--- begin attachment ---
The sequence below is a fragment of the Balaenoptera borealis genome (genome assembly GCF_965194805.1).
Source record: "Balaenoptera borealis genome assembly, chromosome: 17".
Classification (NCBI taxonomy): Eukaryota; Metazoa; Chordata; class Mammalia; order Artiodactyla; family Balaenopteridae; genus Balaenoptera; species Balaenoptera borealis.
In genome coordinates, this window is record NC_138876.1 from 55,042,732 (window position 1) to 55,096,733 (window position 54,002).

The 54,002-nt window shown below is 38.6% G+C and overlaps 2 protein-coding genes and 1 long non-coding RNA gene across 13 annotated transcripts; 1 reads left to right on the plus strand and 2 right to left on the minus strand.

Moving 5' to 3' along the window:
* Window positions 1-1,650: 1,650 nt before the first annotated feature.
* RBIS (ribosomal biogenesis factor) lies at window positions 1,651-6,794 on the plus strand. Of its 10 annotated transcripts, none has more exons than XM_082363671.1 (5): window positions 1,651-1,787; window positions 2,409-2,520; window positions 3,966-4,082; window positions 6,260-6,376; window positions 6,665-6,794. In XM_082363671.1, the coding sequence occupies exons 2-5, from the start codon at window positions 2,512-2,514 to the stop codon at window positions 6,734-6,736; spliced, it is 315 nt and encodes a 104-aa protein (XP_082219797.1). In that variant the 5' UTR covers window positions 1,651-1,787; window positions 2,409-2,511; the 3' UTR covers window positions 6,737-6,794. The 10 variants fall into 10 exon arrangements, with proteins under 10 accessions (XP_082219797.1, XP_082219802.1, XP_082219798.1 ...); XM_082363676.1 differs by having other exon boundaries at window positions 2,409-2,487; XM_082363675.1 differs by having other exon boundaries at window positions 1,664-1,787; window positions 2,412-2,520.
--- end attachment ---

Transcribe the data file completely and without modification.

The sequence below is a fragment of the Balaenoptera borealis genome (genome assembly GCF_965194805.1).
Source record: "Balaenoptera borealis genome assembly, chromosome: 17".
Classification (NCBI taxonomy): Eukaryota; Metazoa; Chordata; class Mammalia; order Artiodactyla; family Balaenopteridae; genus Balaenoptera; species Balaenoptera borealis.
In genome coordinates, this window is record NC_138876.1 from 55,042,732 (window position 1) to 55,096,733 (window position 54,002).

The 54,002-nt window shown below is 38.6% G+C and overlaps 2 protein-coding genes and 1 long non-coding RNA gene across 13 annotated transcripts; 1 reads left to right on the plus strand and 2 right to left on the minus strand.

Moving 5' to 3' along the window:
* Window positions 1-1,650: 1,650 nt before the first annotated feature.
* RBIS (ribosomal biogenesis factor) lies at window positions 1,651-6,794 on the plus strand. Of its 10 annotated transcripts, none has more exons than XM_082363671.1 (5): window positions 1,651-1,787; window positions 2,409-2,520; window positions 3,966-4,082; window positions 6,260-6,376; window positions 6,665-6,794. In XM_082363671.1, the coding sequence occupies exons 2-5, from the start codon at window positions 2,512-2,514 to the stop codon at window positions 6,734-6,736; spliced, it is 315 nt and encodes a 104-aa protein (XP_082219797.1). In that variant the 5' UTR covers window positions 1,651-1,787; window positions 2,409-2,511; the 3' UTR covers window positions 6,737-6,794. The 10 variants fall into 10 exon arrangements, with proteins under 10 accessions (XP_082219797.1, XP_082219802.1, XP_082219798.1 ...); XM_082363676.1 differs by having other exon boundaries at window positions 2,409-2,487; XM_082363675.1 differs by having other exon boundaries at window positions 1,664-1,787; window positions 2,412-2,520.